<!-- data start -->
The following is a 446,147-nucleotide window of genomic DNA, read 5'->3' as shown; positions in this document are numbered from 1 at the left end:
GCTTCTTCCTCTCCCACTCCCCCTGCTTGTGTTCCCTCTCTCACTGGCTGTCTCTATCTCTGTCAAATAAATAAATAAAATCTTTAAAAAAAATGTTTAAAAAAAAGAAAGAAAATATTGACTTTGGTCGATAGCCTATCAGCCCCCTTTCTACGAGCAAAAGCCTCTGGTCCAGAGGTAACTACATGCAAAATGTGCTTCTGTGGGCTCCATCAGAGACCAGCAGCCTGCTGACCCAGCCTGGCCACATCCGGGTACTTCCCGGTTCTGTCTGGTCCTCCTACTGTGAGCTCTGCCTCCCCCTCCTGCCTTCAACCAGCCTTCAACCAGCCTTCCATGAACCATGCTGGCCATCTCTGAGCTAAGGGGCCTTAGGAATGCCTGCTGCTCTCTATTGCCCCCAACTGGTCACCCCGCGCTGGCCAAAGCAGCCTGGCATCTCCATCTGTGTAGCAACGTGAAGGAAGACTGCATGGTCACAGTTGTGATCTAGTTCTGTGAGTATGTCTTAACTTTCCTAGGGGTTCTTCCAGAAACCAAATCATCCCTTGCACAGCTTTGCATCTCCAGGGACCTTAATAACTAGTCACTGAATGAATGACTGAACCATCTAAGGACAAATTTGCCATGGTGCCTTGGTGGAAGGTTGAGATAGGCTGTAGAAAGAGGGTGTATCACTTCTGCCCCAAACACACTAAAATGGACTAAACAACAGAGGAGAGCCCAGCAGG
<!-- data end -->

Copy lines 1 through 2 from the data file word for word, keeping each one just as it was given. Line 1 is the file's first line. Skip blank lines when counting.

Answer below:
The following is a 446,147-nucleotide window of genomic DNA, read 5'->3' as shown; positions in this document are numbered from 1 at the left end:
GCTTCTTCCTCTCCCACTCCCCCTGCTTGTGTTCCCTCTCTCACTGGCTGTCTCTATCTCTGTCAAATAAATAAATAAAATCTTTAAAAAAAATGTTTAAAAAAAAGAAAGAAAATATTGACTTTGGTCGATAGCCTATCAGCCCCCTTTCTACGAGCAAAAGCCTCTGGTCCAGAGGTAACTACATGCAAAATGTGCTTCTGTGGGCTCCATCAGAGACCAGCAGCCTGCTGACCCAGCCTGGCCACATCCGGGTACTTCCCGGTTCTGTCTGGTCCTCCTACTGTGAGCTCTGCCTCCCCCTCCTGCCTTCAACCAGCCTTCAACCAGCCTTCCATGAACCATGCTGGCCATCTCTGAGCTAAGGGGCCTTAGGAATGCCTGCTGCTCTCTATTGCCCCCAACTGGTCACCCCGCGCTGGCCAAAGCAGCCTGGCATCTCCATCTGTGTAGCAACGTGAAGGAAGACTGCATGGTCACAGTTGTGATCTAGTTCTGTGAGTATGTCTTAACTTTCCTAGGGGTTCTTCCAGAAACCAAATCATCCCTTGCACAGCTTTGCATCTCCAGGGACCTTAATAACTAGTCACTGAATGAATGACTGAACCATCTAAGGACAAATTTGCCATGGTGCCTTGGTGGAAGGTTGAGATAGGCTGTAGAAAGAGGGTGTATCACTTCTGCCCCAAACACACTAAAATGGACTAAACAACAGAGGAGAGCCCAGCAGG